I have an NFS drive mounted:

/../Volumes/PDISK2         -fstype=nfs,nolockd,rw nfs://
/../Volumes/PDISK3         -fstype=nfs,nolockd,rw nfs://

Taking PDISK3, as an example, its directory structure looks like this:


Everything but FolderA is rwxrwxrwx, but FolderA is rwxrwx---.

In Finder, I can copy files to, create directories in, rename files in, etc every directory. However, if I try to delete a folder that I just created in FolderA (or any subdirectory), it fails - but works everywhere else. The Terminal has no problem deleting the files Finder complains it couldn't delete:

The operation can't be completed because you don't have permission to access some of the items.

As a sidetone, the permissions of the directory Finder creates are rwxr-xr-x.

I have no idea what would be causing this. Any suggestions would be greatly appreciated.

Another oddity is that if I go to /Volumes/PDISK3/path/to/folder, drag that folder into Finder's sidebar, click on it in the sidebar, then drag a file from there to the terminal, it instead reports its path as /net/, though this does seem to be affecting the finder-can't-delete-stuff problem.

Here's some other information from mount:

[defiant:/] christopher% mount | grep PDISK3
map auto_nfs on /Volumes/PDISK3 (autofs, automounted, nobrowse) on /net/ (nfs, nodev, nosuid, automounted, nobrowse) on /Volumes/PDISK3 (nfs, nodded, nosuid, automounted, nobrowse)

More Information:

The offending directory is owned by root and I am in the group. root and the group have rwx access. Others have --- access. With those settings, Finder cannot delete things.

If I chmod -R o=x (i.e. rwxrwx--x), Finder can delete things.

If I'm in a directory I own, Finder does not need execute privileges, but if I am merely in the group it does need execute privileges for other.

So, why does Finder need execute privileges on other for things I'm in the group of?

Bug Report Submitted To Apple

Here are the computers involved

  • Nexus: OS X El Capitan Server as Open Directory Master
  • FS1: Linux Mint server (NFS4) bound to Nexus's directory (via ldap)
  • Defiant: El Capitan Retina MacBook Pro (also bound to Nexus)

Here are the users/groups involved:

  • User root
  • Group family
  • User christopher (member of family)

FS1 has several drives shared via NFS. One of which has this example directory structure & permissions:

Drive/ # root/family rwxrwxrwx Drive/FolderA # root/family rwxrwx--- Drive/FolderA/SubdirA # christopher/family rwxrwx--- Drive/FolderA/SubdirB # root/family rwxrwx--- Drive/FolderB

This problem does not change if I access the share by /net/ or if I mount it at some location in my filesystem so I will omit the details of mounting.

The problem:

In Finder on Defiant, I can easily do all of the following actions:

  • Create a directory Drive/FolderA/SubdirA/asdf
  • Rename Drive/FolderA/SubdirA/asdf to Drive/FolderA/SubdirA/blablabla
  • Put stuff in Drive/FolderA/SubdirA/blablabla
  • Delete stuff in Drive/FolderA/SubdirA/blablabla
  • Delete Drive/FolderA/SubdirA/blablabla

  • Create a directory Drive/FolderA/asdf

  • Rename Drive/FolderA/asdf to Drive/FolderA/blablabla
  • Put stuff in Drive/FolderA/blablabla
  • Delete stuff in Drive/FolderA/blablabla

However, if I then try to delete Drive/FolderA/blablabla, I get this error from Finder:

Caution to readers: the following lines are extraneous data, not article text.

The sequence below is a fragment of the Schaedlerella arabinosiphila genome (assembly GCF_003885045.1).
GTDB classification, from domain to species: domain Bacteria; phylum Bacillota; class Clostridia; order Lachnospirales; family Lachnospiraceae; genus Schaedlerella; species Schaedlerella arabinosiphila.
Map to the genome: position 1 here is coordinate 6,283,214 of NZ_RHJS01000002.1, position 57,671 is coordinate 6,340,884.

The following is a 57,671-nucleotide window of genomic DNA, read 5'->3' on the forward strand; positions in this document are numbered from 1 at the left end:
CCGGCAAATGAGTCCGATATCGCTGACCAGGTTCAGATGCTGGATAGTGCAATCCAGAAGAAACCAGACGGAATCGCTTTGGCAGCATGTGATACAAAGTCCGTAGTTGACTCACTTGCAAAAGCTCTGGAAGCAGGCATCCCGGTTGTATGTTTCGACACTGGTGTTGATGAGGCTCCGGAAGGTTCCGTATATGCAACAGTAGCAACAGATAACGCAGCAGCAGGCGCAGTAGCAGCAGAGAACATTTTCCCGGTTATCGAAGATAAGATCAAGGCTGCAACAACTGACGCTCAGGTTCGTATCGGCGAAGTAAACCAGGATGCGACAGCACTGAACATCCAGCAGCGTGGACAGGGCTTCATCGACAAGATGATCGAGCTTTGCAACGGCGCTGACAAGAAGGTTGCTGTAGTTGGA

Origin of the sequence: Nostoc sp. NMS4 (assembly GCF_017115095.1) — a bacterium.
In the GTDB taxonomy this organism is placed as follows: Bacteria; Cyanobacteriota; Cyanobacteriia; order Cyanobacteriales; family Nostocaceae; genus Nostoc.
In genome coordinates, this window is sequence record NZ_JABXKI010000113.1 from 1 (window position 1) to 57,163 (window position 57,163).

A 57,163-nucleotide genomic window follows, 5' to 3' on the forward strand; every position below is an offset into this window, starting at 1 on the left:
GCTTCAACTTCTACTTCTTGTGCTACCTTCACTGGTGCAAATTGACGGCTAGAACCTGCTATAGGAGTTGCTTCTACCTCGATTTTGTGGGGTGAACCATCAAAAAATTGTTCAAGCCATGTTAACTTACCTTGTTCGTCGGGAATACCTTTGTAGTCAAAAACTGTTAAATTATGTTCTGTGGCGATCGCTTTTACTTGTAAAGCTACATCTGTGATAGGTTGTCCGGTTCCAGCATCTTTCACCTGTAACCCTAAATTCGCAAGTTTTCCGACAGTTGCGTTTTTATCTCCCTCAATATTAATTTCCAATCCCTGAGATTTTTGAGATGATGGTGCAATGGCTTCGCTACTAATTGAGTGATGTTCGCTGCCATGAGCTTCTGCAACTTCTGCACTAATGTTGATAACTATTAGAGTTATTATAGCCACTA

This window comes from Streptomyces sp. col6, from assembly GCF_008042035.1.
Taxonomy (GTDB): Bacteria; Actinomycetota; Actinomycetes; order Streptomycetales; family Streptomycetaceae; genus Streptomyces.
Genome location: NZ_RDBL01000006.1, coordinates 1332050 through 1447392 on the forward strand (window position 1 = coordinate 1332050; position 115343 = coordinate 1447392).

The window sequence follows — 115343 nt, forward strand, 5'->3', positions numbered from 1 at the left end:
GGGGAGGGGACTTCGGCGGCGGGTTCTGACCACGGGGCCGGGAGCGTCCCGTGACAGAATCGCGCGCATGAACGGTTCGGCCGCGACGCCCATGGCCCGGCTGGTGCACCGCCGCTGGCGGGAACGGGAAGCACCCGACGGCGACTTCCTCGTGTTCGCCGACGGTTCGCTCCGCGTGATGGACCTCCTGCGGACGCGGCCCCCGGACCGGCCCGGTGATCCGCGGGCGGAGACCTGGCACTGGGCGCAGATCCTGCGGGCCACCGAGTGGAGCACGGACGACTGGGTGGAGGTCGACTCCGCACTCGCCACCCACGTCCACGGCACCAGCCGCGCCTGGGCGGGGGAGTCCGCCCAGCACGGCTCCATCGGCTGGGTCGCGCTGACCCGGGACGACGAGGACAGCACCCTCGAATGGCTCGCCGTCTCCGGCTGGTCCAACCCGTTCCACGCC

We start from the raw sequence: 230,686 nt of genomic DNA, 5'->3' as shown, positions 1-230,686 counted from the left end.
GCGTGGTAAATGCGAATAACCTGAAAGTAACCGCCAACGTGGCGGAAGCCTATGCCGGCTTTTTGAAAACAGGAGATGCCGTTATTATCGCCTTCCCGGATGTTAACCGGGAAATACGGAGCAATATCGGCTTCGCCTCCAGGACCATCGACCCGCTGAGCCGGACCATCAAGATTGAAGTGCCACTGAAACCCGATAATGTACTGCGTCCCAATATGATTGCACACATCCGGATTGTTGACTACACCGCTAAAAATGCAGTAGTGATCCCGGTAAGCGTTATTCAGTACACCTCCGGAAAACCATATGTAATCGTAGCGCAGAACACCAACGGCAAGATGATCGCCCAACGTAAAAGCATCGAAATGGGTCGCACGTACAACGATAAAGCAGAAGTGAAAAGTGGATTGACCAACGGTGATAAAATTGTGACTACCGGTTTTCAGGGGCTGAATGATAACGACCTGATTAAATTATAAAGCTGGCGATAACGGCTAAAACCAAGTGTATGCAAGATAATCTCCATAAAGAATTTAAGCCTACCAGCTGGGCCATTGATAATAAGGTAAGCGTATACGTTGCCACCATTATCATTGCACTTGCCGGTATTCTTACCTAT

"The operation can't be completed because you don't have permission to access some of the items."

Which is clearly false because I have RWX access because I am in the group and I successfully performed several other actions.

There are a few ways I can remedy this situation:

************ WORKAROUND #1 ************

If I change permissions of Drive/FolderA to root/family rwxrwx--x (i.e. add the execute flag, but not the read/write flags), I can successfully delete items in the directory. However, this required me to change permissions of a directory to less-secure ones which is a security concern.

************ WORKAROUND #2 ************

Enable no_root_squash on the nfs server but keeping the permissions the same. This allows the client computer to successfully remove the file, but required the server to allow root access everywhere which is a security concern.

************ WORKAROUND #3 ************

This is the best one: use the Terminal (still on Defiant!). Given the example above without any permissions modifications, the terminal can successfully remove the directory created by the Finder. This shows that it is a problem with the Finder, not with the NFS server or permissions.


If Finder tried to escalate [automatically?!?] to root to perform a deletion operation, the nfs server would convert root to nobody, which therefore falls under the 'other' part of the permissions, and therefore requires additional permissions. Disabling root-squash allows the root access through, so that works.

However, this is all localized to the Finder.

  • Did you try checking the ACL? Try this command on the directories in question: ls -led – William T Froggard Feb 1 '16 at 16:51
  • 1
    @jefe2000 Is there anything else he could possibly mean? – William T Froggard Feb 1 '16 at 22:47
  • Instead of deleting, Finder is probably trying to move the file to the .Trashes folder on the NFS drive; and, that is where your permission failure is occurring. – Kent Feb 2 '16 at 0:10
  • When I try to delete it from the Finder, it first says "Are you sure you want to delete "asdf"? This item will be deleted immediately. You can't undo this action." So it appears to not be moving it to .Trashes. – iAdjunct Feb 2 '16 at 1:44
  • ls -led doesn't show anything besides the normal owner (me), group (staff), and the permissions (rwxr-xr-x). – iAdjunct Feb 2 '16 at 1:46

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